Submitted to: Water Resources Research
Publication Type: Peer Reviewed Journal
Publication Acceptance Date: 10/28/2008
Publication Date: 2/11/2009
Publication URL: http://doi:10.1029/2007WR006775
Citation: Steward, D.R., Yang, X., Chacon, S. 2009. Groundwater response to changing water-use practices in sloping aquifers using convolution of transient response functions. Water Resources Research. 45, W02412. [doi:10.1029/2007WR006775]. Interpretive Summary:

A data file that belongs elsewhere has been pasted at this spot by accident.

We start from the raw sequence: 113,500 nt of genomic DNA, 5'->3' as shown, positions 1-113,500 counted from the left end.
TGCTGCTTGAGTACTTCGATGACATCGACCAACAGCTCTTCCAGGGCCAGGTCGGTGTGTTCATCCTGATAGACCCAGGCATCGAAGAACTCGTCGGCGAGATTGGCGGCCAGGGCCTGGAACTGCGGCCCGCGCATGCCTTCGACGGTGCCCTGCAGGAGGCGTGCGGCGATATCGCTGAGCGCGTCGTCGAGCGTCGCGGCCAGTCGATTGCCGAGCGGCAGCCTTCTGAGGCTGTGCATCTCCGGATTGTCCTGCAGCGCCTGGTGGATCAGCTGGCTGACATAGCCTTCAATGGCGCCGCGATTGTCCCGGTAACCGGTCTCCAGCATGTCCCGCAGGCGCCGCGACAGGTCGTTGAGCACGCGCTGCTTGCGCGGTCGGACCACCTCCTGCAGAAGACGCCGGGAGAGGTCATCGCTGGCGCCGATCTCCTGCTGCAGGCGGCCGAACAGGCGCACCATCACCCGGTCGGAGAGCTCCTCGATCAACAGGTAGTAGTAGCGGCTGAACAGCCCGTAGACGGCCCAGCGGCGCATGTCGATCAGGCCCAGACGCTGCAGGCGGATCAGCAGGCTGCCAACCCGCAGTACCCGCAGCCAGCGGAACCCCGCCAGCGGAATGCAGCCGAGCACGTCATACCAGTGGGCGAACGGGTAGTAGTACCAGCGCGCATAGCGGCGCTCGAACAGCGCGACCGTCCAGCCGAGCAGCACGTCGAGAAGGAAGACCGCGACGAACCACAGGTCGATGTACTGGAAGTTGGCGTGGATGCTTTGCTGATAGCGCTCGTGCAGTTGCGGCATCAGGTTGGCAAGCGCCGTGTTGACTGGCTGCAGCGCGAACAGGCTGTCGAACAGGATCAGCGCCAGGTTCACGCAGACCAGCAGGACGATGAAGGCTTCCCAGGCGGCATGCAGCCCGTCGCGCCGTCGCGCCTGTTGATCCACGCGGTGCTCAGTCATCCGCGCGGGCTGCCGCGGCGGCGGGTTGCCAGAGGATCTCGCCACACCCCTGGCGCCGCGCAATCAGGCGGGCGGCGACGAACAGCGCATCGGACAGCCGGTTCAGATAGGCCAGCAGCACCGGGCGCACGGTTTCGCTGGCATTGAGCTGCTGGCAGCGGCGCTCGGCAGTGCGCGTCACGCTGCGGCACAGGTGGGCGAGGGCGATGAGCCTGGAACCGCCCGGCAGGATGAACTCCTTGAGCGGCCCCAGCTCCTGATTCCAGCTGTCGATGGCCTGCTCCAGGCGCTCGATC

Technical Abstract: This study examines the impact of a sloping base on the movement of transients through groundwater systems. Dimensionless variables and regression of model results are employed to develop functions relating the transient change in saturated thickness to the distance upgradient and downgradient from recharge or withdrawal. Convolution of these transient response functions (made possible due to linearity of partial differential equations in the model) enables computation of changes in saturated thickness over recharge/withdrawal that varies over space and time. Establishing the criteria and form of these functions led to the discovery of fundamental underlying properties: upgradient and downgradient responses may be scaled to achieve a symmetrical relationship, expressions are developed to compute change in saturated thickness at the location of water use, and downgradient response at large times form a S-shaped curve that effectively adds a diffusive component to the average velocity of the kinematic wave approximation, where the hydraulic gradient is equal to the bed slope. Hydrogeologic data for three study regions in the High Plains Aquifer are summarized, and model results are presented for changes in saturated thickness. The transient response functions are used to reconstruct and interpret groundwater response to historical water-use practices and to predict future changes in saturated thickness for a series of hypothetical alternative water-use scenarios. Depressions in groundwater elevation are observed both upgradient and downgradient from areas of high water use; however, these depressions preferentially move downgradient over time and may continue to spread downgradient far into the future. This approach quantifies and provides understanding of the impacts of changes in natural and anthropogenic hydrologic forcings on aquifer systems.